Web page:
Childhood & Early Life
Julian Paul Assange was born on 3 July 1971, in Townsville, Queensland, Australia. His parents, Christine Ann Hawkins, a visual artist, and John Shipton, an anti-war activist and builder, had separated before Julian was born.
His mother married Richard Brett Assange when Julian was a year old. Richard was an actor who ran a small theatre company. The couple ran theatrical productions together and traveled frequently, taking Julian with them. He had lived in over 30 different towns and attended as many schools by the time he was in his mid-teens.
He developed a passion for computers and discovered that he was really skilled at hacking and breaking into computer systems. He began hacking under the name ‘Mendax’ in 1987. Along with two of his friends, he formed an ethical hacking group.
During this time, he hacked into several U.S. Department of Defense facilities, the U.S. Navy, ‘NASA,’ and Australia's ‘Overseas Telecommunications Commission.’ He also hacked the websites of several prominent corporations and institutions like ‘Citibank,’ ‘Lockheed Martin,’ ‘Motorola,’ ‘Panasonic,’ ‘Xerox,’ ‘Australian National University,’ ‘La Trobe University,’ and ‘Stanford University.’
His hacking activities came to light in the early 1990s and he was eventually charged with 31 counts of hacking-related crimes in 1994. He pleaded guilty to 24 charges in 1996 and got away with a fine.
He studied programming, mathematics, and physics at ‘Central Queensland University’ and graduated in 1994.
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He embarked on a career as a programmer and software developer. In 1994, he started working on the Transmission Control Protocol scanner ‘strobe.c’ which was completed in 1995. During this time, he also worked on the open-source database ‘PostgreSQL,’ Usenet caching software ‘NNTPCache’ and the Rubberhose deniable encryption system.
He spent three years as a researcher working with the academic, Suelette Dreyfus, who was researching on the subversive side of the internet. Their intensive research culminated in the publication of ‘Underground’ (1997), a book about Australian hackers that became a bestseller.
Assange registered the domain ‘leaks.org’ in 1999. In August that year, he publicized a patent for voice-data harvesting technology, granted to the ‘National Security Agency.’ He felt that the common man should be concerned about the patent as the technology had the potential to tap one’s overseas phone calls.
In 2003, he enrolled at the ‘University of Melbourne’ to study mathematics but dropped out in 2006 without completing his degree.
In 2006, he began working on ‘WikiLeaks,’ a website intended to share secret information and news leaks on an international scale. The site was officially launched in 2007. Assange ran the site from Sweden, leveraging the country’s strong laws, which protects a person’s anonymity.
Over the next few years, Assange traveled extensively all over the world, visiting countries in Africa, Asia, Europe, and North America. During this time, ‘WikiLeaks’ released a U.S. military manual that provided detailed information on the Guantanamo detention center and shared emails from the vice-presidential candidate, Sarah Palin.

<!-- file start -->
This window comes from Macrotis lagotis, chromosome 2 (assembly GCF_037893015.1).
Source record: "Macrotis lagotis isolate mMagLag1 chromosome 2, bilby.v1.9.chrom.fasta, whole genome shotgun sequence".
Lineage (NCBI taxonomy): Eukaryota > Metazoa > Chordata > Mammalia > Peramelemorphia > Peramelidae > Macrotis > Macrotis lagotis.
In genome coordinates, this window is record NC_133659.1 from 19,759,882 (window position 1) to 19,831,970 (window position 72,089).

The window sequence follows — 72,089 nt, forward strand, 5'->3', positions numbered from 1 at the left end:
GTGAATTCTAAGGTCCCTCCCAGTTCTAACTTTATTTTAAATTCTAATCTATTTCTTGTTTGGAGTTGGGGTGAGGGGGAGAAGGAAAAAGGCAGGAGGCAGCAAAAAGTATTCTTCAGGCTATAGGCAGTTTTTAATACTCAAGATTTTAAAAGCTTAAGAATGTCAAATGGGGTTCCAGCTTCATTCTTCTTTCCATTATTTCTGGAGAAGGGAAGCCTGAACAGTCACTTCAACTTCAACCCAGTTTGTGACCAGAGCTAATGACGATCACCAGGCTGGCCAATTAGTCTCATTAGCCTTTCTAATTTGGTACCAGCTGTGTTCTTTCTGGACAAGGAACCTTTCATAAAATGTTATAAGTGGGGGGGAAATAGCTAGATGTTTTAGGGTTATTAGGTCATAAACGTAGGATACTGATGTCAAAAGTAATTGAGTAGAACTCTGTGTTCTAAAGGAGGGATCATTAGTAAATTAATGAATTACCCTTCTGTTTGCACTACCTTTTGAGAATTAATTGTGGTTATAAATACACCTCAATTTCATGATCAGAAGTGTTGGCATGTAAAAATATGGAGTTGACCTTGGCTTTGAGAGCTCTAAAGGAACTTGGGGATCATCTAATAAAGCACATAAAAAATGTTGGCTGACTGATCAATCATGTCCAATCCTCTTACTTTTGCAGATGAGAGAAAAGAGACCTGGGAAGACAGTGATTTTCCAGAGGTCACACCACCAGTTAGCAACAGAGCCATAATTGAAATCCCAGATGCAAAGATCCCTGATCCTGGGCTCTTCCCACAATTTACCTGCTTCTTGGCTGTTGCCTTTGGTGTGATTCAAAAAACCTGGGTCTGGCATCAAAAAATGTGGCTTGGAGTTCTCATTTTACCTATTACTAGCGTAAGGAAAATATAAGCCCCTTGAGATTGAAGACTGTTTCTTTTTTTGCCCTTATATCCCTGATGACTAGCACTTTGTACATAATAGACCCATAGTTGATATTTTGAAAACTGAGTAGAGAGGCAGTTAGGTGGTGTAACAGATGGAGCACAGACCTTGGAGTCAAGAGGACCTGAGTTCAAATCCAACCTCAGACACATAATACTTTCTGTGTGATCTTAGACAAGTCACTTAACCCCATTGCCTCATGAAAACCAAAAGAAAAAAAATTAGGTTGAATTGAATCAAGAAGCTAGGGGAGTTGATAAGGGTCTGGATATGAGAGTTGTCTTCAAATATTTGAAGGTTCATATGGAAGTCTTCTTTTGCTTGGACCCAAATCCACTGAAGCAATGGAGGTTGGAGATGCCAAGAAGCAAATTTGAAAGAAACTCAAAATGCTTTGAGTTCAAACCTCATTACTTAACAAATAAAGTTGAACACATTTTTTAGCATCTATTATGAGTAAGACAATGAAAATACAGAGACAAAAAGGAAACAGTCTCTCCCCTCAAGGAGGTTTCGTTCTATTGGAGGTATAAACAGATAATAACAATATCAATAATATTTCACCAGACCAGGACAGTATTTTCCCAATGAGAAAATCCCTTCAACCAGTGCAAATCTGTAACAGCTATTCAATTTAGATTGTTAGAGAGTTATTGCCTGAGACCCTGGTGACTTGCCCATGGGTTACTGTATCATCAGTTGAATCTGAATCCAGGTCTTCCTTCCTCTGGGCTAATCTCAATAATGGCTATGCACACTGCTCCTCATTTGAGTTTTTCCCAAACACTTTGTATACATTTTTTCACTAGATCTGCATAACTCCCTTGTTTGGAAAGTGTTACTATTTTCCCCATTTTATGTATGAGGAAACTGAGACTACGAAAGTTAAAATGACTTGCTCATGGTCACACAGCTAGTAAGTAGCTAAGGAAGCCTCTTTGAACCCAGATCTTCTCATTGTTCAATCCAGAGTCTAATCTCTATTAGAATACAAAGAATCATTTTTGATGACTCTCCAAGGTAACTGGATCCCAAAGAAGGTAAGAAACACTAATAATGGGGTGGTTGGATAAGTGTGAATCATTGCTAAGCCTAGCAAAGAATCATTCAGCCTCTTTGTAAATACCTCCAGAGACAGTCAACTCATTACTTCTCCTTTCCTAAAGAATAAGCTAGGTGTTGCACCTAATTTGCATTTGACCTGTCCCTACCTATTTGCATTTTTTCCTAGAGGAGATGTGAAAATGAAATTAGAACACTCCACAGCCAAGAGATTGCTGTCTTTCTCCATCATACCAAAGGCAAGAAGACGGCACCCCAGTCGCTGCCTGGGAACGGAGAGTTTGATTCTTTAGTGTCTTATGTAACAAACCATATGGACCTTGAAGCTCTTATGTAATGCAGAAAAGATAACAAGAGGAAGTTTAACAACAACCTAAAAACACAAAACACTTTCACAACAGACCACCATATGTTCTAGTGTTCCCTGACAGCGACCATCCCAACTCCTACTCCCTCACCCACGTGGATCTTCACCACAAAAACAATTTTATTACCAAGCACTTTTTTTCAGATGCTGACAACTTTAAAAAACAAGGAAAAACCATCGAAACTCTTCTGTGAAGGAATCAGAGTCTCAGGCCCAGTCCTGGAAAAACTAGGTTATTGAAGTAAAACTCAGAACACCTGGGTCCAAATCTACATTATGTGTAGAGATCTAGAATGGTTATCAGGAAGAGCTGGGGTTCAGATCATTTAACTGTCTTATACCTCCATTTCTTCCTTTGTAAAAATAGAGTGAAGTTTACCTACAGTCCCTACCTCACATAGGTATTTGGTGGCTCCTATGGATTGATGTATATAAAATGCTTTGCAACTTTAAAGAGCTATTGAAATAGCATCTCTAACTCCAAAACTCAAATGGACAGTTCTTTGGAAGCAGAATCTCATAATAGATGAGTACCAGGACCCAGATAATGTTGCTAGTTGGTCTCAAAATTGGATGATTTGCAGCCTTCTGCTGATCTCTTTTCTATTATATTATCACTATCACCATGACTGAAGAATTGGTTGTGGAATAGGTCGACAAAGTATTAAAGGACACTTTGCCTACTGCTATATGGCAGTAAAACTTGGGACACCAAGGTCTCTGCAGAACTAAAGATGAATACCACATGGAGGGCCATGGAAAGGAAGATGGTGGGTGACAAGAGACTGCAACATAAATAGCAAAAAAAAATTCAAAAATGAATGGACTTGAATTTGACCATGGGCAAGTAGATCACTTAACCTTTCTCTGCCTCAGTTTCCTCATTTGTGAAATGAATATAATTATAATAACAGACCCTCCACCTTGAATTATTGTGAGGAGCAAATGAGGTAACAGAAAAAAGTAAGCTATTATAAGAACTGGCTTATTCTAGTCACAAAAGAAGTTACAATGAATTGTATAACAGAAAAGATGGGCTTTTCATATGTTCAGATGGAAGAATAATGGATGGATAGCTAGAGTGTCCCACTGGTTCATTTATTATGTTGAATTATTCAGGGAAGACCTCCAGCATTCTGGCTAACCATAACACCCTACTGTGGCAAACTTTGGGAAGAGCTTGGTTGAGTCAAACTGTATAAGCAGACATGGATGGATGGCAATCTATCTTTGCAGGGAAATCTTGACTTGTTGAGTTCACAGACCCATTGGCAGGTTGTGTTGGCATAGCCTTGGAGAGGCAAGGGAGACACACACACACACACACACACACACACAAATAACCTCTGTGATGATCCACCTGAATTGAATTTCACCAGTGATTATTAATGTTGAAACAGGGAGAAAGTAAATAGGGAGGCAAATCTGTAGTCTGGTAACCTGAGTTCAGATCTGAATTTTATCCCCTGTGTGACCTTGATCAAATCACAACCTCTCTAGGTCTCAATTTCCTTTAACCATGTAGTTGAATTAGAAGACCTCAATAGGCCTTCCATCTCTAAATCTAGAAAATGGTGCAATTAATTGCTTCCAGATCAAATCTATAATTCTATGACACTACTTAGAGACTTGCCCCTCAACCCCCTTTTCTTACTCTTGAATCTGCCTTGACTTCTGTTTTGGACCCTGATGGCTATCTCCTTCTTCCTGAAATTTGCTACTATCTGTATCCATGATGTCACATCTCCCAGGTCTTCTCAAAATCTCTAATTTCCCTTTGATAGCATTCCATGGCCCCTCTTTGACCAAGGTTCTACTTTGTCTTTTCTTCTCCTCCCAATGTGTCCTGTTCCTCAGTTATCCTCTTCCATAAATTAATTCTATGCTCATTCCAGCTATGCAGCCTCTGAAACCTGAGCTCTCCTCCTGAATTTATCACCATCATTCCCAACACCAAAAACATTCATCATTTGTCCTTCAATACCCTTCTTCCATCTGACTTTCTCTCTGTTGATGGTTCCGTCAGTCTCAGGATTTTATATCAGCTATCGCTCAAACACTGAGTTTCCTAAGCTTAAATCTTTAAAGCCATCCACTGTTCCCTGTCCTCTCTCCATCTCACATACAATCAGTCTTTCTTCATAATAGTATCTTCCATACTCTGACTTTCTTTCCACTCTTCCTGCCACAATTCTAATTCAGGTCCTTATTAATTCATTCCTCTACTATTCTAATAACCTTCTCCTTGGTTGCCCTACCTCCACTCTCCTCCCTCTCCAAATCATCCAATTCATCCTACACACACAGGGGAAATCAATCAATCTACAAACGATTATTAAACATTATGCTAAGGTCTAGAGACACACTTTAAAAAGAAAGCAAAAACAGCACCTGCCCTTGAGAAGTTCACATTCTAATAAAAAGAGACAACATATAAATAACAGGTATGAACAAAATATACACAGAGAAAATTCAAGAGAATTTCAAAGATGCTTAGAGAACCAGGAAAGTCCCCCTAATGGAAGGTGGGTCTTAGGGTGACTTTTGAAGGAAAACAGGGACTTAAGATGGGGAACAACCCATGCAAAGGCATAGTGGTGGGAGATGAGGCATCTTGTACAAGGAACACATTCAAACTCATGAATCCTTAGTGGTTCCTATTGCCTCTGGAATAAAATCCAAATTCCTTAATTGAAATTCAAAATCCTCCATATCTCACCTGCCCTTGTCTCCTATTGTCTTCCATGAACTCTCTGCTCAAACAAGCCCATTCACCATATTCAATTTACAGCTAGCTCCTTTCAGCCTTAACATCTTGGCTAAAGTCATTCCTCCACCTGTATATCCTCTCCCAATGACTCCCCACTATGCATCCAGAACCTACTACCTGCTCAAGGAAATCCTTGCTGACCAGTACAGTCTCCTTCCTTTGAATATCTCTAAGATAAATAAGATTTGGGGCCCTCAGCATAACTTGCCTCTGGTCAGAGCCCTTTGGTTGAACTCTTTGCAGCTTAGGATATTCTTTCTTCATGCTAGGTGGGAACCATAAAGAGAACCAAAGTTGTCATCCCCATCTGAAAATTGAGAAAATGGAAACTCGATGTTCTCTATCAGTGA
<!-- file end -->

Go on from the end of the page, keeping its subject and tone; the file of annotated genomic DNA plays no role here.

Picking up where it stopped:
Even though his initial reports generated some curiosity, he gained international attention in 2010 when ‘WikiLeaks’ started publishing documents sent by Chelsea Manning. The Manning material included the ‘Collateral Murder’ video (April 2010), the Afghanistan war logs (July 2010), the Iraq war logs (October 2010), and the Guantánamo files (April 2011).
After publishing the Manning material, U.S. authorities began investigating ‘WikiLeaks’ and Assange. During this time, the Swedish police were also interrogating him in connection with two sexual assault cases and ‘European Arrest Warrant’ was issued by Swedish authorities. Assange turned himself in to the London police.
He served several months of house arrest in London. In June 2012, he sought refuge at the Ecuadorian embassy in London and was granted political asylum by the Ecuadorian government.
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In July 2016, Assange released emails and documents from ‘Democratic National Committee’(DNC), leading to speculations of favoritism from the DNC chairwoman. A later investigation concluded that the Russian government carried out the hacks to interfere in the 2016 United States elections.
Assange’s asylum, provided by the Ecuadorian embassy, was withdrawn on 11 April 2019, following a series of disputes with the Ecuadorian authorities. Later that day, he was convicted of breaching the ‘Bail Act.’ On 1 May 2019, he was sentenced to 50 weeks in prison in the UK. The US requested Assange’s extradition on charges of conspiracy in connection with the files provided by Manning.
On 15 July 2019, an Ecuadorian intelligence official provided proof concerning the role played by Assange and Russians in the 2016 US Presidential election. The surveillance reports demonstrate how Assange turned the embassy into a command center for ‘WikiLeaks.’ The reports also showed how Assange used the embassy to meet with hackers from around the world.
Awards & Achievements
He was presented with the ‘Sam Adams Award’ in October 2010.
In 2011, his company ‘WikiLeaks’ was awarded ‘Walkley Award’ for ‘Outstanding Contribution to Journalism.’ In the same year, he also won the ‘Voltaire Award of the Victorian Council for Civil Liberties.’
He won the ‘Sydney Peace Foundation Gold Medal for Peace with Justice’ in February 2015. The same year, he also won the ‘Martha Gellhorn Prize for Journalism.’